What’s missing from this picture? Montana is the only state that allows double-proxy marriages—meaning neither party need be present at the ceremony. Lately, these marriages have become popular thanks in part to a Flathead valley lawyer
Every spring and summer couples get married all around the Flathead valley, flocking to Big Mountain, the shores of Whitefish or Flathead Lake, or Glacier National Park to take advantage of majestic local views as a backdrop for their ceremony.
But lately, hundreds of people have been getting married in Montana, and especially in the Flathead, specifically because they don’t have to be here.
Montana is the only state in the country that allows double proxy weddings—meaning stand-ins play the role of the bride and groom and take another couple’s vows for them. The weddings are recognized by all branches of the U.S. armed forces and by every state except Iowa. Thanks to Flathead county attorney Dean Knapton, Kalispell is now one of the main places in Montana where these weddings take place.
Knapton says it started in 2003, when a friend of his asked him to look into doing a double proxy marriage for his son and his Italian fiancée.
The man’s son, David Gaynor, a soldier stationed in Vicenza, Italy, had been sent to Iraq literally overnight, leaving his pregnant bride-to-be alone in Italy. Knapton had never heard of a double proxy wedding, but after researching it with Flathead District Court Clerk Peg Allison, he discovered they were possible. He performed the wedding using Gaynor’s parents as the proxies, having no idea what he was about to start.
“When [Gaynor and his wife] returned to Europe, they were being stopped on street corners,” says Knapton. A story about the double proxy wedding had hit the Associated Press newswires, and had been reprinted all over the world. Others interested in getting married under similar circumstances noticed the story, as did Sam and Barbara Geller, owners of the website www.marriagebyproxy.com.
Before the Gaynor wedding, the Gellers’ website specialized in single-proxy weddings, which are allowed by Texas, California and Colorado and require one of the two to be married be present for the vows. The company catered to people in prison, residents of foreign countries and soldiers. Its only requirement, according to the website, is that the couple had met, in person, at least one time. (The Gellers did not return phone calls from the Independent.)
According to Knapton, when the Gellers read the story about Montana’s double-proxy weddings, they called and asked if he wanted to go into business with them. Basically, the Gellers attract clients, usually through an ad that appears regularly in Stars and Stripes, a newspaper that caters to U.S. soldiers and their families. The Gellers also gather the initial paperwork necessary for the marriage. Knapton then picks up a license from the Flathead District courthouse, finds a judge and his two proxies—usually Knapton’s daughter, Sarah, and her friend, Kyle Kirkland. Knapton himself serves as the witness to the wedding. He says he has the judge perform the ceremony, although it’s mostly for show.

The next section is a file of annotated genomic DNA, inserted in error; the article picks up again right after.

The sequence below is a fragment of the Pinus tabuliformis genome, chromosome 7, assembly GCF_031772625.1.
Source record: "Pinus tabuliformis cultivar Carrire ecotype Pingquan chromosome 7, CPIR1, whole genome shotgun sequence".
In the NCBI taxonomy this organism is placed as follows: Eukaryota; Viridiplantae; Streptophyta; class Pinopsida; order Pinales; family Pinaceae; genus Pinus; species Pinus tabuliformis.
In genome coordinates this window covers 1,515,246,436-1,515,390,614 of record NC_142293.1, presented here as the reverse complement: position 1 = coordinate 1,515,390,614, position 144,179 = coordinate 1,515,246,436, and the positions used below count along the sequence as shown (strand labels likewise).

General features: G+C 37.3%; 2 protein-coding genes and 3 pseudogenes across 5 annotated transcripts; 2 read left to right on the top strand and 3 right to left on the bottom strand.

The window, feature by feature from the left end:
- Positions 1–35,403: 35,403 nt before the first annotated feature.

“We’ve always done it that way, and felt that having a judge involved gave it more an air of authenticity, although it isn’t required under the law,” he says.
Since 2003, Knapton estimates he has performed about 200 such weddings. According to Allison at the district court clerk’s office, Flathead County recorded 55 double-proxy weddings from March 1, 2007 to mid-April.
“That’s about one per day,” she says.
Knapton, she adds, was the attorney for nearly all of them.
According to Knapton, the weddings cost the bride and groom $900—$150 pays for Knapton’s legal services, $50 to each proxy, $100 to the judge and $53 to cover the cost of a Montana marriage license. The rest goes to the Gellers and covers any additional expenses.
In April, the Montana Legislature passed HB 361, which requires one party of a double-proxy marriage to either be a member of the U.S. armed forces on federal active duty, or a resident of Montana at the time the application for a license is made. Knapton says the new law hasn’t affected his business one bit, because the overwhelming majority of weddings he’s performed have been for U.S. soldiers.
Sometimes, he says, “They’re in Iraq, in harms way, with their significant other back home, and suddenly it becomes important that they benefit should anything happen.”
Knapton says he also helped marry couples that are both on active military duty, but stationed at different bases or in different countries. He says he married one couple in which the husband was serving in Iraq and the wife in Afghanistan.
According to Knapton, Montana law began allowing double proxy marriages shortly after World War II, and he believes the intent was to allow military marriages like the ones he has been performing. Allison confirms most of the marriage licenses go to military personnel, adding, “Ninety percent of [proxy weddings] are for folks that are in the military, and they’re getting married to foreign women, and/or they’re marrying someone at home. [It’s usually about] someone in need of benefits.
“It almost always boils down to dollars,” she says. “Don’t most things?”